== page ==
Raising boys in today’s society can be challenging to say the least. There are many mixed messages floating around about raising boys, what it means to be a good man, masculinity; and that’s just the tip of the iceberg.
What we do know, is what the research says – for children to thrive, and boys especially, they need an active, present and engaged father, father figure or positive male role model in their life – this can include a sports coach, male teacher, family friend – any positive male figure!
But what do boys need from us most? It’s pretty simple and we can start with the basics – our BUS Principle.
B – Being there. Be there for him through thick and thin.
U – Unconditional love. Let them know that your love for him is never dependant on anything else. You love him no matter what.
S – tell him and show him, that he is special.
As we said, it’s pretty simple. When boys have present fathers who are positive male role models, show them love, that show they care and have a genuine interest in their day to day life – it makes a huge difference.
- Be there. Following on from the point above. You need to be there in mind and body. Kids know when you aren’t completely present and giving them your undivided attention. Set time aside where you are consciously engaging with them. Start with 15 – 30 minutes a day and go from there.
- Make it clear that you’re available anytime your son needs to talk. Let him know that they can call you in times of need.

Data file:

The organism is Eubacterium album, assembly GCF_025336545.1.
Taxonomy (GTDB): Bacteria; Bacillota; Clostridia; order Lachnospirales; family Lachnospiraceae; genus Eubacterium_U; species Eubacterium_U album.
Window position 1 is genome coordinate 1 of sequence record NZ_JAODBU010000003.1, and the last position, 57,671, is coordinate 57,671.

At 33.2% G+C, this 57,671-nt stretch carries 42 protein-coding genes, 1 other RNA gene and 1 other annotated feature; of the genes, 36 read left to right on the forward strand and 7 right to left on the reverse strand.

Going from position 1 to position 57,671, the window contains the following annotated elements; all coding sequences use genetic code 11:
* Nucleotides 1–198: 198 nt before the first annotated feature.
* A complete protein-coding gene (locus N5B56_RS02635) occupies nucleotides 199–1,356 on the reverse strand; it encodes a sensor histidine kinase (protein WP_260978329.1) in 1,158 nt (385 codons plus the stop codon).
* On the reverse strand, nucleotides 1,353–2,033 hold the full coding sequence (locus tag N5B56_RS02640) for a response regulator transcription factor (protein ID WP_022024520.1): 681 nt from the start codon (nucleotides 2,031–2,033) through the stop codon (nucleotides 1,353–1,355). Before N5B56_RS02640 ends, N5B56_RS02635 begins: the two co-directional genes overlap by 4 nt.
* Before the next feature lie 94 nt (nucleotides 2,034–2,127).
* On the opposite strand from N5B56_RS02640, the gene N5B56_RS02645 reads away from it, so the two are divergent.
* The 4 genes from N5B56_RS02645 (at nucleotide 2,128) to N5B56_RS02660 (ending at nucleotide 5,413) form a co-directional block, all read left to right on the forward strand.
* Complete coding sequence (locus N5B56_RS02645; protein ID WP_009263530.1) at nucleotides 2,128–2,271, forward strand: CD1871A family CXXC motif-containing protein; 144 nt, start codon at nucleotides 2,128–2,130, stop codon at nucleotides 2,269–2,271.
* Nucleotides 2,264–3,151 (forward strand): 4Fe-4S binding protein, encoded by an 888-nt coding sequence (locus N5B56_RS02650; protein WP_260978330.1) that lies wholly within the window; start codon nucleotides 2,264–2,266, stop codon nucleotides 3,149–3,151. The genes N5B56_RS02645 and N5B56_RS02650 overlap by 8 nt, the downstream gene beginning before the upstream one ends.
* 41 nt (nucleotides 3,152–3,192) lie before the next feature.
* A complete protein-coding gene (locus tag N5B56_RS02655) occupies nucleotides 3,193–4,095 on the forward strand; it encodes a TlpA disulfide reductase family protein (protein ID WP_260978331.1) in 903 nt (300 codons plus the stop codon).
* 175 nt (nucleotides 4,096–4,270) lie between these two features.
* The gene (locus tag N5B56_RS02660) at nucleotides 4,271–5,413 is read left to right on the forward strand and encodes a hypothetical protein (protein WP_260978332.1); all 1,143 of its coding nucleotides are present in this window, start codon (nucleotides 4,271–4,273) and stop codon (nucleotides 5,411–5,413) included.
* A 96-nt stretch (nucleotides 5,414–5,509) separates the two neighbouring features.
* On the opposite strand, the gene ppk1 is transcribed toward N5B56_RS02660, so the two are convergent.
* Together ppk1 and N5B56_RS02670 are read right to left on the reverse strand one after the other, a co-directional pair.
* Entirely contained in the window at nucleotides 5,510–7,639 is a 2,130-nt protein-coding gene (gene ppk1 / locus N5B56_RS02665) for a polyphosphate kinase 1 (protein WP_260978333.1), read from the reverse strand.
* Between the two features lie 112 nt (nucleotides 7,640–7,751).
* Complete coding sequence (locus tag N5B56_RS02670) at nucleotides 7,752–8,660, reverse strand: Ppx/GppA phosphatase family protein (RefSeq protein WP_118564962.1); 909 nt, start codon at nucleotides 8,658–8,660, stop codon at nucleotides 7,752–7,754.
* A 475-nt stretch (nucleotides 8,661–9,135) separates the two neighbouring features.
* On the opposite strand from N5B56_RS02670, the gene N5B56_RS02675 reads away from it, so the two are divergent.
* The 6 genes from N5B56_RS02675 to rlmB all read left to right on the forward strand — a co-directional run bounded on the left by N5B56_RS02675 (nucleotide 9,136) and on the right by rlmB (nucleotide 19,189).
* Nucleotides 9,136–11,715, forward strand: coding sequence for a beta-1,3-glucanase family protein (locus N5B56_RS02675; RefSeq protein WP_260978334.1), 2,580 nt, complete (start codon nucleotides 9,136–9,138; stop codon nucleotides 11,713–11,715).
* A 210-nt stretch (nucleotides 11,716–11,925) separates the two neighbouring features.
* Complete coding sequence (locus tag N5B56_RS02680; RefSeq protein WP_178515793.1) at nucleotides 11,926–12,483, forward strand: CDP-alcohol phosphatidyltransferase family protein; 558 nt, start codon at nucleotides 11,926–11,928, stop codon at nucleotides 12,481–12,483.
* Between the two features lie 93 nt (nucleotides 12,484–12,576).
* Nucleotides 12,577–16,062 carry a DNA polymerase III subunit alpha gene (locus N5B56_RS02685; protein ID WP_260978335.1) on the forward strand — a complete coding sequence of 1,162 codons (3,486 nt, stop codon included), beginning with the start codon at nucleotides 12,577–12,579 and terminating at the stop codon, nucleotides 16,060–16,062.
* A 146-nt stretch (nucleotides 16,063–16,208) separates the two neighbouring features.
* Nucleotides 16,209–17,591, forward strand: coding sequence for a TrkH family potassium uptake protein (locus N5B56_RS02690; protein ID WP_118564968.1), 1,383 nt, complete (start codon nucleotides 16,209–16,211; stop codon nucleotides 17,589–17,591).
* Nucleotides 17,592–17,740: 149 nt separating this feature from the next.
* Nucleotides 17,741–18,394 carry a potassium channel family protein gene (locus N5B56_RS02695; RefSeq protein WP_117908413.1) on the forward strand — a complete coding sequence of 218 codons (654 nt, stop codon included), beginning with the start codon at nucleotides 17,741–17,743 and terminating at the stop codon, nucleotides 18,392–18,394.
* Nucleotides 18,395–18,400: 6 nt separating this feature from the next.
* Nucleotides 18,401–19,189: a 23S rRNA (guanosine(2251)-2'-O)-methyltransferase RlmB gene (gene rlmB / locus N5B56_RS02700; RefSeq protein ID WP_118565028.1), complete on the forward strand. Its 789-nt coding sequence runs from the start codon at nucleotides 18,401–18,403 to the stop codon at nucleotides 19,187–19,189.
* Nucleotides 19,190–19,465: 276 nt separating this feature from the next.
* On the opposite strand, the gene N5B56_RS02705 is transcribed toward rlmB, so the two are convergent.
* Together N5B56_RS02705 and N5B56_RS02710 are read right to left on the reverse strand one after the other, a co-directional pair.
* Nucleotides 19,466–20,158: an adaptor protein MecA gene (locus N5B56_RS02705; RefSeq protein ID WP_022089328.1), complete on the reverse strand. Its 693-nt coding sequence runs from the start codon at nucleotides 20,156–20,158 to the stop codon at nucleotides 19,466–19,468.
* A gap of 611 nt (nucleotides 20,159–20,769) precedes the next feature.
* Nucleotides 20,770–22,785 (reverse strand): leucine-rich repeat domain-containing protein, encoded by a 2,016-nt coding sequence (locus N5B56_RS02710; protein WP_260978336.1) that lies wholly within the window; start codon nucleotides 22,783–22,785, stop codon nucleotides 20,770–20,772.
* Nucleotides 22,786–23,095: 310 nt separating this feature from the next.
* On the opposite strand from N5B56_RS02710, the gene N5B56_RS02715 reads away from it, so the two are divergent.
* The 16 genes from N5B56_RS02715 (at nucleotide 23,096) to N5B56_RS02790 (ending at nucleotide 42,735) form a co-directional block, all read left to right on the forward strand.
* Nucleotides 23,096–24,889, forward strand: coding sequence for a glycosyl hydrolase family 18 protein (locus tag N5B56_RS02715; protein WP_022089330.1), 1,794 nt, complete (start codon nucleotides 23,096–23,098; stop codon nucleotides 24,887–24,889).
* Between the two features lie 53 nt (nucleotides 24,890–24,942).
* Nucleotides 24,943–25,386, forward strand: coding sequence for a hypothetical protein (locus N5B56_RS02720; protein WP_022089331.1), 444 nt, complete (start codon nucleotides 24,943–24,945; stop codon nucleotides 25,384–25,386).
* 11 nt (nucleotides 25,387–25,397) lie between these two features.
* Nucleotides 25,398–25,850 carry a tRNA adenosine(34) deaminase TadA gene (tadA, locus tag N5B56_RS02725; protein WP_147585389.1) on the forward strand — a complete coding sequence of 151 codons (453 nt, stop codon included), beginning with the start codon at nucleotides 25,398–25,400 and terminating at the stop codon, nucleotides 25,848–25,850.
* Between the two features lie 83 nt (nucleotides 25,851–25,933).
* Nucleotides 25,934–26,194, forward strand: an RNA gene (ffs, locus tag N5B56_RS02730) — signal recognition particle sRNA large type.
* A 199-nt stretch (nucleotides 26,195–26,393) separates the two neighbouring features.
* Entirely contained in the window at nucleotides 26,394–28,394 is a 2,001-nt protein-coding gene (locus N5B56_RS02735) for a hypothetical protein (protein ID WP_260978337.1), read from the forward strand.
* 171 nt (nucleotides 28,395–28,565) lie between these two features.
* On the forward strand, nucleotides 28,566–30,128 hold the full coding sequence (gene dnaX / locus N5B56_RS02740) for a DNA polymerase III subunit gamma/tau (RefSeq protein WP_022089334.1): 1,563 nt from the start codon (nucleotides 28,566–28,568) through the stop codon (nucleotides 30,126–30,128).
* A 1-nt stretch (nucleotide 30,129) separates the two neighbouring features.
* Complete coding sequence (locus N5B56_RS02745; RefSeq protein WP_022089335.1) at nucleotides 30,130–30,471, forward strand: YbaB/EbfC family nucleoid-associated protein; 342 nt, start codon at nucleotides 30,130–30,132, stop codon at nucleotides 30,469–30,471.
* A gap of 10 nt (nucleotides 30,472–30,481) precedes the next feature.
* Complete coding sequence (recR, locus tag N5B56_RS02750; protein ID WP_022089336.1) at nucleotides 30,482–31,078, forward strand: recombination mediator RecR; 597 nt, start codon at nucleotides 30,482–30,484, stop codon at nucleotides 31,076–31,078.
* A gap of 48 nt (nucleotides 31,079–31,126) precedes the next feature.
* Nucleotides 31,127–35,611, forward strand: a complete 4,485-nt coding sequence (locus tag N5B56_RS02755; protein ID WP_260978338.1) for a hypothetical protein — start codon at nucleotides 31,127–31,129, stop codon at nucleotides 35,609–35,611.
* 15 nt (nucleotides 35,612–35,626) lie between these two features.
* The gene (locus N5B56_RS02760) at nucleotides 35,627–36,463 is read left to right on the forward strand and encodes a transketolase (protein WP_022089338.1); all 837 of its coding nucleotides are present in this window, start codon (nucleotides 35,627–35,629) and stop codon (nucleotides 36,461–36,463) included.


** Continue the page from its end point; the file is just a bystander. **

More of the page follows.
- Build a comfort zone. Create a safe space for chats, this could be around the dinner table, watching sport together or walking side by side.
- Say “I love you”. Don’t use empty, repetitive words – think of different ways to tell them you love them when they don’t suspect it. Write how you feel in cards, notes, emails and text messages.
- Teach him to apologise. When he is in the wrong, teach him to have empathy and help him to recognise where he went wrong.
- Help him to deal with conflict. Boys are naturally competitive, sometimes this can lead to situations of conflict, especially with their siblings. Keep calm yourself. Separate the kids and identify the cause. Develop family rules to handle these situations – involve the kids in the creation of these.
- Help him to navigate and express his emotions. It’s a powerful thing when a father is open and vulnerable with his emotions and allows his son to to be open with him too. Teach him boys cry, men cry – and it’s not at all weak to do so.